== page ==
Picture Of 'The Family' Comes Into Focus

KABC ABC News-7, Los Angeles/July 11, 2002

This is not the first time one of Winnifred Wright's mass-produced children has died. A 2-and-a-half-month-old daughter passed away in 1990, under what her grandmother called "mysterious circumstances." The ABC7 I-Team has disturbing new information about life in what's now being called "The Family," and what happened when one woman tried to leave. Another Infant Death, 12 Years Ago | Today's Court Appearance | More Background | Photos: Who Are The Suspects? | Baby's Cause of Death When Wright's child died in 1990, the mother left the group and on orders of the SFPD was debriefed by a world-renowned cult expert. With the help of that expert and just released court documents, we are getting a clear picture of "The Family."

Winnfred Wright was living in a San Francisco neighborhood in 1990, when his 2-and-a-half-month-old daughter died.

The coroner's report blamed "sudden death in infancy," and quoted the mother. She said she left the child "in the crib for three days" after she died, "since it takes that length of time for the soul to leave the body."

Doctor Margaret Singer spoke with the woman about her child's death.

"What I found strange about it, it was not a great big deal to her."

Singer is a cult expert, who interviewed the mother at the request of police investigators, and she got insight into "The Family." Singer says Wright was able to attract women using what she calls "white guilt."

Dr. Margaret Singer, Cult Expert: "They [were told by Wright that they] had karma they had to work off because white men had been so cruel down through the ages to black men, that white women should come, live with him, take care of him, minister to him."

Singer says, that also meant buying drugs.

The mother of the dead baby told singer that Wright could burn through $1,200 worth of crack cocaine in just two days.

"He got very angry on crack and the lady told me that one day, he broke his arm while beating a lady."

And it appears from court documents that Wright tried desperately to track the mother down, after she left "The Family."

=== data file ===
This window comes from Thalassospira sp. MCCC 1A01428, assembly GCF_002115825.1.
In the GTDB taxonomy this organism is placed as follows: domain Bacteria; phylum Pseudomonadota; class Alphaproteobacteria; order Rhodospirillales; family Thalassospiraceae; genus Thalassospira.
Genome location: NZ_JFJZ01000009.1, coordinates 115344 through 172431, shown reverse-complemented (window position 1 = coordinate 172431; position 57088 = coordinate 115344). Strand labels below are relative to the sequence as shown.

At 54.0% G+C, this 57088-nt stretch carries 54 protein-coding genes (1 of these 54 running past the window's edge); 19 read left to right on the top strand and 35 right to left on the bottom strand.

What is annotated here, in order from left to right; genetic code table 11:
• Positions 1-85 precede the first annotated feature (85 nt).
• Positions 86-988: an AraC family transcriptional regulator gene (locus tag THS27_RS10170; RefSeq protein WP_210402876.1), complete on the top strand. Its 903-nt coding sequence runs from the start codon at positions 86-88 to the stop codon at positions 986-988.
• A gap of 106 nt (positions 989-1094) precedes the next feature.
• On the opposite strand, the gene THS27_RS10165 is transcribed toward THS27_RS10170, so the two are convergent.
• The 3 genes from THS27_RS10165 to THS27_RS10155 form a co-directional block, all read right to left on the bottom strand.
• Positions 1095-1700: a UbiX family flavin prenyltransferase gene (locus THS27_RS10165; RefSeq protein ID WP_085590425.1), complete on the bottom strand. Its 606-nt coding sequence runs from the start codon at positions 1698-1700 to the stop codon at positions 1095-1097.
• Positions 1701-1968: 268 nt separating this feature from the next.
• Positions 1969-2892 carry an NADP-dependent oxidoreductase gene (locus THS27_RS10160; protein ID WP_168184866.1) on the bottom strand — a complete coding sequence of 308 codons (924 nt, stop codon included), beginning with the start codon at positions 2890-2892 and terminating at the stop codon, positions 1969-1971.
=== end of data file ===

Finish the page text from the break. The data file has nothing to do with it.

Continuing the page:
A year after the child's death, her grandmother took out a temporary restraining order against Wright, Carol Bremner, Deidre Wilson, and Mary Campbell saying her "daughter voluntarily left this cult 'Family'," that she had been "physically abused and feared for the safety of herself and her children."

The grandmother says Wright and the women, "have parked outside my house, have phoned repeatedly at all hours, and have left threatening notes in my mailbox." She concluded, "there is potential for tragic, violent acts unless they are restrained from contact."

Dr. Singer compares Winnfred Wright to Charles Manson, leading a "cult based on conceit."

"These guys know how to approach homely, horse-faced women and convince them they're gorgeous, by lying to them."

Today, the attorney for one of the women discounted the accusation that Wright was leading a cult.

Jack Rauch, Bremner's attorney: "I don't know what a cult is, I'm not an expert on cults, but from what I know, it doesn't sound to me like a cult."

When Wright was arrested last week, he was living with the four women who are also charged in the child's death. But Dr. Singer says a decade ago, Wright was living with seven women and four had just left "The Family."

We contacted the grandmother who filed the restraining order against Wright - she says she has reason enough not to talk about what happened.

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